But even Rodrik either doesn’t recognize or chooses to ignore some major problems: He ignores the fact that the shaman’s suggestions are mere policy proposals; they are not the consequences of any economic system based on “natural law or even good theory,” they are not scientific; they are merely ad hoc. Furthermore, none of these deleterious consequences would had occurred had the shaman not said, “Since you seem to be interested in my help, would you like me to give you another idea?” From that point on, everything that needed fixing was a worse problem caused by the shaman.

Shamans routinely simplify things from which they then draw conclusions but the simplifications are too simple to even be described coherently, as this parable/allegory is. The “little fishing village” has all of the ingredients of an advanced industrial economy although it is never described that way. The ingredients are found, piecemeal and unexplained, as the allegory progresses. How many economic models are similarly constructed?

But there’s more, much more, but I’ll mention just one. Once the villages had established a trading system, the various village shamans would surely have begun thinking of their own village’s interests in the other villages, and their shamans would have begun to make suggestions about how to “protect” those interests. And when one village decided its interests required more of what the other village was willing to provide, some shaman would have suggested raising an army and merely taking what his village wanted. An army would have been raised by telling the young that they were going to be engaged in serving their village by protecting it and that it was noble to die for their village. They would all be honored as village heroes. But in truth, all they would be is canon fodder for the sake of plunder, and the shamans’ suggestions, rather than bringing about a world in which everyone lived happily ever after, result in a world in which everyone lives in perpetual conflict. Thank you Mr. Shaman Rodrik and your fellow shamans. You have made all of this perfectly clear. World trade leads to world war.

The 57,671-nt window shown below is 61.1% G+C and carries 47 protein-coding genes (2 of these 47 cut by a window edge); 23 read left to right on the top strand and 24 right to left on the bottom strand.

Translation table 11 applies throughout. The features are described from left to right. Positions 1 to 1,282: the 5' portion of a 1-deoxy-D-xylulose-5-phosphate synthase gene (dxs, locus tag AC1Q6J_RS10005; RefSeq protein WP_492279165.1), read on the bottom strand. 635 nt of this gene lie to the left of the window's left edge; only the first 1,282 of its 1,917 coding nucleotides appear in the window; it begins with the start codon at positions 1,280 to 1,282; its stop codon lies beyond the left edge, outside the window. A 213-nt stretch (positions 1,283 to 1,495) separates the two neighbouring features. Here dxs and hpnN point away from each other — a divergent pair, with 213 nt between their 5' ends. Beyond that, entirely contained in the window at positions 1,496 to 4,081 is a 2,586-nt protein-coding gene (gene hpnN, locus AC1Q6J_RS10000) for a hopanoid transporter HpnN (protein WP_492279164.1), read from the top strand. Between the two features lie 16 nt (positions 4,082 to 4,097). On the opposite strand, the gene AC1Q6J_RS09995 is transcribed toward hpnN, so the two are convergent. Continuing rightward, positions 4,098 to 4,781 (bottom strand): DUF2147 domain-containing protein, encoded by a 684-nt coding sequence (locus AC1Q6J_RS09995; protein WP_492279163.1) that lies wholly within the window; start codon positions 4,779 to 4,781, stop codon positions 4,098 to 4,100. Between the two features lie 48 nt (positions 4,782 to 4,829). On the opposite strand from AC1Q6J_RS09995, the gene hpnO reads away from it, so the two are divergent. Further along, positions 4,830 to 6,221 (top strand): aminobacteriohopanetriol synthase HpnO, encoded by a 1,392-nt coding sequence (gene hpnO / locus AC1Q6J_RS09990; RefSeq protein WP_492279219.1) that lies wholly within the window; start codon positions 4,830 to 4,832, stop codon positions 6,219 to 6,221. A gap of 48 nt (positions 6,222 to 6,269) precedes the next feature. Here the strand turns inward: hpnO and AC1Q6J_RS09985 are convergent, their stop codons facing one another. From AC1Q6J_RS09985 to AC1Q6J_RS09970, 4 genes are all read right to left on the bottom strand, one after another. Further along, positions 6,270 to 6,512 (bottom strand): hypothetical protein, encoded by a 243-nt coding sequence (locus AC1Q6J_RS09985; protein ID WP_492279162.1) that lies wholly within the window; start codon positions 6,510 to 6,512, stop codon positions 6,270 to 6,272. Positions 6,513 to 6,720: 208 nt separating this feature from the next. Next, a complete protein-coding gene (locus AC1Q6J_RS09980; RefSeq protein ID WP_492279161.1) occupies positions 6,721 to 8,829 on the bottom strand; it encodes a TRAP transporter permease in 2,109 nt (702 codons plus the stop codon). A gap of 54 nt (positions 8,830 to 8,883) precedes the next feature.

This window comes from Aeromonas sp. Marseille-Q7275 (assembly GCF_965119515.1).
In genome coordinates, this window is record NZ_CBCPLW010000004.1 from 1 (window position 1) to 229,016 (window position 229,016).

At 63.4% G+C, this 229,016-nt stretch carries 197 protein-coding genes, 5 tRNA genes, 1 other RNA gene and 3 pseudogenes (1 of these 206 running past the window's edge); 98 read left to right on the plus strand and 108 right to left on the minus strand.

Henny Youngman often told this joke: I went to my doctor and told him, it hurts when I do this. My doctor said, well, don’t do that.

Shamans of the world, your doctoral degrees are in witchcraft. Stop telling people to do things that hurt.

John Kozy is a retired professor of philosophy and logic who writes on social, political, and economic issues. After serving in the U.S. Army during the Korean War, he spent 20 years as a university professor and another 20 years working as a writer. He has published a textbook in formal logic commercially, in academic journals and a small number of commercial magazines, and has written a number of guest editorials for newspapers. His on-line pieces can be found on and he can be emailed from that site’s homepage

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Articles by: John Kozy